DEAR JOAN: I’m writing to ask for advice about a new female dog, not officially ours until this Sunday.
She is 8 months old, in good health and according to our vet, in her first heat. I’ve had dogs for over 40 years, but the first female in heat for the duration. The vet wouldn’t take action because she wasn’t mine.
Anyway, my husband and I have both researched this online and know it can go for up to 28 days. We are now approaching that. There are many characteristics during heat and one issue is that she has been peeing by the side of my bed, something she’s done at least three times.
She was house trained when she arrived. She knew to go outside and quickly learned to use our dog door, but she does pee in a specific spot. She knows she shouldn’t have because her behavior is indicative, but she does it.
She is more attached to me than my husband. He’s big and can be loud at times. One of the articles said dogs can mark during heat. I first attributed it to that. What do you think? Do you think it will continue?
She has another vet appointment on Monday, when she will be fully inoculated and an appointment made for spaying.
Midori Tabata, Oakland
DEAR MIDORI: Urinating more than usual is common for female dogs during this time. Her urine will have pheromones and hormones that are a canine version of sexting.
Chances are very good that when she’s out of season, the marking will stop. To make sure, clean the area where she’s peed with a strong disinfectant, encourage her to go outside often, and reward her with a treat or praise when she tinkles in the flower bed and not by your bed.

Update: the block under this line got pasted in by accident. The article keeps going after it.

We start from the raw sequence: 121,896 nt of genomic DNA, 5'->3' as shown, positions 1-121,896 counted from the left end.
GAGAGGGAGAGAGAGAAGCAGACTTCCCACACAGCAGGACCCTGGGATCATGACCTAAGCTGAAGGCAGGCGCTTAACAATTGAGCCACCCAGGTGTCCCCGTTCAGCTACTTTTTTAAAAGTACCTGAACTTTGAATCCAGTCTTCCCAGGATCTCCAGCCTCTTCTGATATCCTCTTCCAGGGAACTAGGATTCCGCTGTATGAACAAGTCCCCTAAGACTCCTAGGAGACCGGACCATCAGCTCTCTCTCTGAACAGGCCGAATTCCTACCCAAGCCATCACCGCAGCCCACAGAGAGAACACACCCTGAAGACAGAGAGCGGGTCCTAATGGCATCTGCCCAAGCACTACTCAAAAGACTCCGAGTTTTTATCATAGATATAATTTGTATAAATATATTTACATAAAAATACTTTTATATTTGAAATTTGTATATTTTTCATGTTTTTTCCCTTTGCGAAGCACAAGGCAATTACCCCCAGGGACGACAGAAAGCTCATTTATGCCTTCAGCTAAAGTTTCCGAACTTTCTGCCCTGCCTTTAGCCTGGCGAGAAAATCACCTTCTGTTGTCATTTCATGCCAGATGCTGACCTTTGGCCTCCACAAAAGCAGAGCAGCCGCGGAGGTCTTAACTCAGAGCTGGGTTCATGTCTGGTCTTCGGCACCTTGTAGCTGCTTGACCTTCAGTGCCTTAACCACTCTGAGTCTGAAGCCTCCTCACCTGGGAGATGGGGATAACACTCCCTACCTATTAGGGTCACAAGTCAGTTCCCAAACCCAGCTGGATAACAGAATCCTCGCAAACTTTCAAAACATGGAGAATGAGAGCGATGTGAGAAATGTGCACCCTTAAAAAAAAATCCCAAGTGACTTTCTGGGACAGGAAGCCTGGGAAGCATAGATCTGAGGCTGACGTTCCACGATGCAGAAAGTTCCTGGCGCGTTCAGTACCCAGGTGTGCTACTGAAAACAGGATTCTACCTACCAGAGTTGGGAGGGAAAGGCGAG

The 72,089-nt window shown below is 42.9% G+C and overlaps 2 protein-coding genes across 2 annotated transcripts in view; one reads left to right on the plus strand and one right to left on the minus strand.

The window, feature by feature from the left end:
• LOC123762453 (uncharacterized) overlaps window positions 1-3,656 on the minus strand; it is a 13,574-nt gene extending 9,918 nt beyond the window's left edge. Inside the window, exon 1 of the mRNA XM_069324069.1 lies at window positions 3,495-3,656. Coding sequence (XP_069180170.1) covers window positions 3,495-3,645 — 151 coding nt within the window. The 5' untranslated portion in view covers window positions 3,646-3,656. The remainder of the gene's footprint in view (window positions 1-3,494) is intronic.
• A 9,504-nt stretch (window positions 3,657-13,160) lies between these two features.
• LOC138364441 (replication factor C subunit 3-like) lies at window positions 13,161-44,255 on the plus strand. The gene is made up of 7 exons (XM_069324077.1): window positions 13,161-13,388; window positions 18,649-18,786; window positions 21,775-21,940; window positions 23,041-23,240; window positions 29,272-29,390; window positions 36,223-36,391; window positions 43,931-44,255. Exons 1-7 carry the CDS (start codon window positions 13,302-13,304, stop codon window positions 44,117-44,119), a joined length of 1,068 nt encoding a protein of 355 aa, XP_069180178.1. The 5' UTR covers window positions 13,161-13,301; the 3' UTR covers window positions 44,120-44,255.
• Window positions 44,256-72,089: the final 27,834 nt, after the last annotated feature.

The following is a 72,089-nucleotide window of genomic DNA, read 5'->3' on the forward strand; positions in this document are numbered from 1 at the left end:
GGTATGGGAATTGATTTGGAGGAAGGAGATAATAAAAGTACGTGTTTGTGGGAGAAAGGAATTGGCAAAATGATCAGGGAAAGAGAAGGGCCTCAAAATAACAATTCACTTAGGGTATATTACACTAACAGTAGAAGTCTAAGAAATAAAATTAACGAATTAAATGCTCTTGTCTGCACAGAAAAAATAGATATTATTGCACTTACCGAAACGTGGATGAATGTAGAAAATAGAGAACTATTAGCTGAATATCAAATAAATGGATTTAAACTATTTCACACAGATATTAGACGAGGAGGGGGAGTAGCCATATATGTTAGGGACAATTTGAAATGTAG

Having her spayed will solve a lot of issues.
DEAR JOAN: On Sunday, I found the back one-fourth of a rat, partially hidden under a bush with its tail trailing out onto a concrete pad near the door to the water-heater closet on the outside of our house.
By the length of the tail and the size of the one back leg, it had been quite a big rat.
I think the rat remains appeared overnight because I have been in my yard frequently due to the shelter-in-place, and would likely have seen it in the days before. I am wondering how it got there and why the front three-quarters were gone.
Any ideas? The water-heater closet is very close to the porte cochere and driveway, if that makes any difference. We don’t have any cats.
Linda, Bay Area
DEAR LINDA: There are a number of animals who rely on a tasty rat for their dinner, including hawks, owls, coyotes, opossums, raccoons, foxes, snakes, dogs and cats, both the house variety and the wilder kind — all animals that could be visiting your yard.
Hawks don’t hunt at night, but they are early risers and might have caught a rat sneaking back home just at sunrise. Owls are night hunters, but they usually take their kill to their nests, especially if they are feeding chicks.
The larger predators tend to eat the entire rat, but occasionally leave behind some bits. Snakes swallow them whole. From the location, my best guess is that a feral cat killed the rat, ate its fill and left a few remains behind.